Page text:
Nurses did. In January, NNU’s global arm, Global Nurses United (GNU), sent a letter to the World Health Organization demanding the highest level of protections for nurses and healthcare providers around the world. Since then, 27 GNU affiliate nations have come together in global solidarity on a COVID-19 webinar, to share information and stand together in solidarity for change.

And National Nurses United has continued its demands of the Trump administration, Congress, and the Centers for Disease Control (CDC), asking them to step up protections. When the CDC did just the opposite, weakening its guidelines on health care worker protections, NNU nurses responded by holding a national COVID-19 day of action on March 10, from Georgia and Illinois to California. NNU also petitioned the U.S. Occupational Safety and Health Administration to adopt an emergency temporary standard on emerging infectious diseases and launched a petition demanding Congress do everything in its power to protect nurses, which quickly earned hundreds of thousands of signatures.

Thankfully, nurses are used to standing up for lifesaving protections for our patients, when hospital employers and elected officials do not. But we all face a grave situation: When nurses and health care workers are reduced to using bandanas against a deadly virus, we don’t know how many of us will be able to remain at our patients’ sides when we become infected ourselves. We know we are not expendable, and are likely the only buffer between potential healing or horrible suffering and perhaps death for thousands of patients.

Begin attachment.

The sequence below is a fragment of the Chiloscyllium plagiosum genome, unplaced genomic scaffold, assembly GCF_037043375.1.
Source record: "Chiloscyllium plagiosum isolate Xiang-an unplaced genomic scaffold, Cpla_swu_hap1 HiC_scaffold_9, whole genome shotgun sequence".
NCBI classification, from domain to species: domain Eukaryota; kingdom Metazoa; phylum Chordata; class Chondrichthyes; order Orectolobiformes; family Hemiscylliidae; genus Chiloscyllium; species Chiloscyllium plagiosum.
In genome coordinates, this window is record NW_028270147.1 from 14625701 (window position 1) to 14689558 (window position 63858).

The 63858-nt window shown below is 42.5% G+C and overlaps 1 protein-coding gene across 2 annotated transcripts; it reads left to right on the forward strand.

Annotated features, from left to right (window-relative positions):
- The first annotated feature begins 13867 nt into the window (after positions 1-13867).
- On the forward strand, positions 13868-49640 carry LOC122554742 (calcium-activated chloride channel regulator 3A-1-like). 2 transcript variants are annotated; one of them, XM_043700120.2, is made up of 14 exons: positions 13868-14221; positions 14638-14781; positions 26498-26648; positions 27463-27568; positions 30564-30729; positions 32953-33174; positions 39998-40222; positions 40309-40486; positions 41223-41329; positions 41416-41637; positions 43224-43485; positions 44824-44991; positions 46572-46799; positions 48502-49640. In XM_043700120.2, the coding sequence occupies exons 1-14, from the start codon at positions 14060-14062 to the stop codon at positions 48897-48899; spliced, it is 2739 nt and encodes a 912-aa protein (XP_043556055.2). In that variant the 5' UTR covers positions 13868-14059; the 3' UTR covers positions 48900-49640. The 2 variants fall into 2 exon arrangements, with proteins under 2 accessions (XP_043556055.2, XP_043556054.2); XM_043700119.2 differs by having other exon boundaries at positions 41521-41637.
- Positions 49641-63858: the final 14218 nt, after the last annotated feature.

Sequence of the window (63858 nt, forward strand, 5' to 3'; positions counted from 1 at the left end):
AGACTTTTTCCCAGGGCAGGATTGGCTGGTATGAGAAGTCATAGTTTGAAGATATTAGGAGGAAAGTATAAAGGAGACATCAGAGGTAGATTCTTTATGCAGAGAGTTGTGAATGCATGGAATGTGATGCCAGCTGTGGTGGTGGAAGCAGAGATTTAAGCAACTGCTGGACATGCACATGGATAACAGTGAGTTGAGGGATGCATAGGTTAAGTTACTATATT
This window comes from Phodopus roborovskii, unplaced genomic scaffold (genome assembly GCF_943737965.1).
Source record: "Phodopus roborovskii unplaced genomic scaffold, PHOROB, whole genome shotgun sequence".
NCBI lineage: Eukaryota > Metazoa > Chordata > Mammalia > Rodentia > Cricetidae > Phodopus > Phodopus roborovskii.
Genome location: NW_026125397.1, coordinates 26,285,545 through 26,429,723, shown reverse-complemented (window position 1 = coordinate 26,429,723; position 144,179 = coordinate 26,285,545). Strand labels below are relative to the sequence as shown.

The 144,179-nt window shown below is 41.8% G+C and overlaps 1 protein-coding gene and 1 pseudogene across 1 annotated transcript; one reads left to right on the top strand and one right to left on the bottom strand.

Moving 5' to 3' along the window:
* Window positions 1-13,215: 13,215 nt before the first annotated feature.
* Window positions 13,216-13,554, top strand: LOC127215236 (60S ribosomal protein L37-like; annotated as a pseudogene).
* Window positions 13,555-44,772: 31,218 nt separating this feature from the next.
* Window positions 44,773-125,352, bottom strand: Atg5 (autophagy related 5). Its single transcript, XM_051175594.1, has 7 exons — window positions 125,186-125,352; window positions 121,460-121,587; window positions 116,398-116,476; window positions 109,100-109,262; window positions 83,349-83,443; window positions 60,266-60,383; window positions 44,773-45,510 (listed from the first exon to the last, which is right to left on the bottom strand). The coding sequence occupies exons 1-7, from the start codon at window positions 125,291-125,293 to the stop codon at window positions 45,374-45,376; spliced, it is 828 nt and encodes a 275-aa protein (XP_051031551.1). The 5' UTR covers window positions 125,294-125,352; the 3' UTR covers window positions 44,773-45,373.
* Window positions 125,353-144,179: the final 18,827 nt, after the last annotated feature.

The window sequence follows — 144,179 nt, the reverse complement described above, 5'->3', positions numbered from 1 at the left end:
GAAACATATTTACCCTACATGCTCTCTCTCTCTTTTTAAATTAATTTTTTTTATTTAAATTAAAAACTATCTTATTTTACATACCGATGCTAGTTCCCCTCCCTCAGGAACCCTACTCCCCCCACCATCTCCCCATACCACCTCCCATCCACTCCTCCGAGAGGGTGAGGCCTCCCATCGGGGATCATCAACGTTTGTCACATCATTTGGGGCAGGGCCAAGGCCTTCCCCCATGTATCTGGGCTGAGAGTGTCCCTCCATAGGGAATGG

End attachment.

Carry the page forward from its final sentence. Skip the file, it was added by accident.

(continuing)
We live in a country with a health care system that profits off of human suffering, with no real labor protections, with outrageous inequality, environmental injustice, racial injustice, and so many more threats to our patients. COVID-19 just amplifies existing societal plagues, and fighting this pandemic isn’t enough to protect people and save lives. We can’t go back to business as usual.

We have to keep fighting for a world that values life first.